Secret 13: It’s okay to be a little broken.

shell thumb 2Whahooo!!   I just submitted this essay to the Secret 13 Essay Contest, an extension of Ruth Soukup’s book, “Living Well Spending Less: 12 Secrets of a Good Life.”     If my essay is chosen as a finalist, we will be entered to win an all-expenses paid cruise!!   I will certainly keep everyone posted.  Now, on with the letter….

Secret 13: “It’s okay to be a little broken.”

My little Sam Bug,

By now I am sure you realize that life’s “oops” moments are not a singular event, but a recurring one.  Some are preventable and some are completely unforeseeable, but either type of crisis can paralyze us, and keep us from engaging in the beauty and excitement that is around us.   For me, Secret 13 is about accepting my broken circumstances and living the good life anyway.   If you are reading this for encouragement someday, I hope you see a little bit of your story in mine…

Fall 2014
I walked through the sand at a near frantic pace as the sun rose.  “This is the last day, there has to be one here,” I said out loud as I scanned the beach.   A few months earlier, along the same piece of shore line, I stumbled upon the most perfect, big, conch shells – one each morning.  But now, nothing!    Hot tears rolled down my cheeks.  “I don’t understand,” I whispered.  DSC_0373

I really thought I needed to find a perfect shell that day.   It had been seven weeks since the flood that destroyed our house, and two weeks since the rotting leftovers had been hauled away leaving a gaping hole where our home once was.   I wanted some symbol of assurance that everything was going to be perfect again.  I wanted something beautiful to hold on to.   And, of course, I wanted all that very specifically in the form of a shiny, flawless, (preferably animal-free), conch shell.

In my last steps off of the beach that day, I found it.  I ran my fingers along the mathematically perfect swirls and pulled it out of the deep sand.   But as I turned it in my hands I saw that it was – gasp – broken!  I sighed heavily and let that word sink in as I gently lowered it to my bucket, pasted back on my happy face, and steeled myself for the road ahead.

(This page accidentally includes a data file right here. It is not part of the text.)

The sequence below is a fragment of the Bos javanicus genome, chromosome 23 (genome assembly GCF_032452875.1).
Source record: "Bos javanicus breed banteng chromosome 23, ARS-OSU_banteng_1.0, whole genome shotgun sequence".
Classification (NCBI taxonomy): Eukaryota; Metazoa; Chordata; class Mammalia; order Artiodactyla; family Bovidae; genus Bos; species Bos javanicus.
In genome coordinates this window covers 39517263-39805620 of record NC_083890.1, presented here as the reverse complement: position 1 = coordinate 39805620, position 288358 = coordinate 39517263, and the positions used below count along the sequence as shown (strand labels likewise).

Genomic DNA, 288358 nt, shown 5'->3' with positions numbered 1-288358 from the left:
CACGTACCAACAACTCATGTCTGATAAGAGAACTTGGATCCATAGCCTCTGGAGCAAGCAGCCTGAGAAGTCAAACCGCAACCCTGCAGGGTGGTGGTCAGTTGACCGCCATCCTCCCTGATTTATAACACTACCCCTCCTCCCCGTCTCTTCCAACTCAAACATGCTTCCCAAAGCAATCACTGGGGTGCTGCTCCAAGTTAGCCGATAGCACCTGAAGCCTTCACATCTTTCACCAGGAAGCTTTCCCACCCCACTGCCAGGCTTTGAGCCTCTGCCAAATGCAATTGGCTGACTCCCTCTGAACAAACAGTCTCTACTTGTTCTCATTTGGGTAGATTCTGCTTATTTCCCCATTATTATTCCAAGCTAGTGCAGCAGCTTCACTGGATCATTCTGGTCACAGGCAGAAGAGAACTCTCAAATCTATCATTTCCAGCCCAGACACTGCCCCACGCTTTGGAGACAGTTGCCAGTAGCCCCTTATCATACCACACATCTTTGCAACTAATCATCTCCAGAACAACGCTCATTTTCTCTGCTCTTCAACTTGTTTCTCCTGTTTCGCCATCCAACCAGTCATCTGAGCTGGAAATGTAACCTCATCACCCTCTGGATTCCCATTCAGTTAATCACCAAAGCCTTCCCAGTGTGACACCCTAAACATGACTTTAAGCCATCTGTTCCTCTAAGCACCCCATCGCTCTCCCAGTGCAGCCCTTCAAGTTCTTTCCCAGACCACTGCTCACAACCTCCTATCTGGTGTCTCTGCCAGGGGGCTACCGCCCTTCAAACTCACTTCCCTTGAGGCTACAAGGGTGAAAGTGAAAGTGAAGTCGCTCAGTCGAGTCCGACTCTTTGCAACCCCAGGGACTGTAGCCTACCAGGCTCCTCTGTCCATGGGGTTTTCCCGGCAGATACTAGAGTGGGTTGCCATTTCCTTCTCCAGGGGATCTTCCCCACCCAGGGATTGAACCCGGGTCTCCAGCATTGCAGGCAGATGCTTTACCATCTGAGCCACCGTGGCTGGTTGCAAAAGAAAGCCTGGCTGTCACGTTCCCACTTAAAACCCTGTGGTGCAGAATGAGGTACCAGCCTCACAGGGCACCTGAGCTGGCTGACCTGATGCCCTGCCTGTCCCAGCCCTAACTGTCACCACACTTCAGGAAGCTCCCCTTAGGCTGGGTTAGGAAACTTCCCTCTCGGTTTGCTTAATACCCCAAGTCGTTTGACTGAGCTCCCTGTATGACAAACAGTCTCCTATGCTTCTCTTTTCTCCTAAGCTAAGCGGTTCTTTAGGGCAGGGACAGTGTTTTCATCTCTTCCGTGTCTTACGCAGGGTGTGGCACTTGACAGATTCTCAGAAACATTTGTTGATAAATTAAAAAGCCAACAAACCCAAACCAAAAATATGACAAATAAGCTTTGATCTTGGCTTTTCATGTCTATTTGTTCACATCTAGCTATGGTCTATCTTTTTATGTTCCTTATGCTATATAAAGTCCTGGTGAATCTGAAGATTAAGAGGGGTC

DSC_0046
In the weeks that followed, I rarely thought about that shell, which made a quiet home on my kitchenette window sill.  I was busy homeschooling you and keeping your life as normal as possible, making our new temporary camper home functional, preparing for a house rebuild, and settling on the reality that there is no “fund” for an isolated natural disaster in which a single desert home is destroyed by an unprecedented flash flood.  We simply pressed on.

January 2015
Fast forward to the new year.  I stumbled on this verse last week, just grazing through the bible, looking for an encouraging DSC_0026verse of an entirely different kind :   Does a clay pot argue with its maker? Does the clay dispute with the one who shapes it, saying, ‘Stop, you’re doing it wrong!’ Does the pot exclaim, ‘How clumsy can you be?’  -Isaiah 45:9 (NLT)

I actually laughed out loud, which was probably a devotion-time “first” for me.   I let that one roll around in my head before declaring inwardly,  “Cute.  But not what I’m looking for.”  I kept reading on for the kind of encouragement I wanted.   I was specifically looking for the verses that assure you treasures, proverbs that promise wisdom as a reward for hard work, and something vaguely about fairness.   No luck, so I brushed it off and moved on with my day.

Isn’t it funny how unwanted, yet important messages just keep weaseling their way into the spotlight, until “not what I’m looking for” becomes impossible to ignore?    Our days had been getting worse lately instead of better and the weekend culminated in a doozey.  Burst pipes,  major equipment failure, growing expenses and sleepless nights.  The last straw was when I swiped my favorite coffee cup off the bench.  Chunks of the sharp pottery flew across the garage.  Broken.  Your dad and I, without looking at each other, agreed that we were done for the day.  We cleaned up a few things, but eventually just let things be and trudged up to the camper to listen to Sunday’s podcast, the one we missed because of projects gone awry.   DSC_0024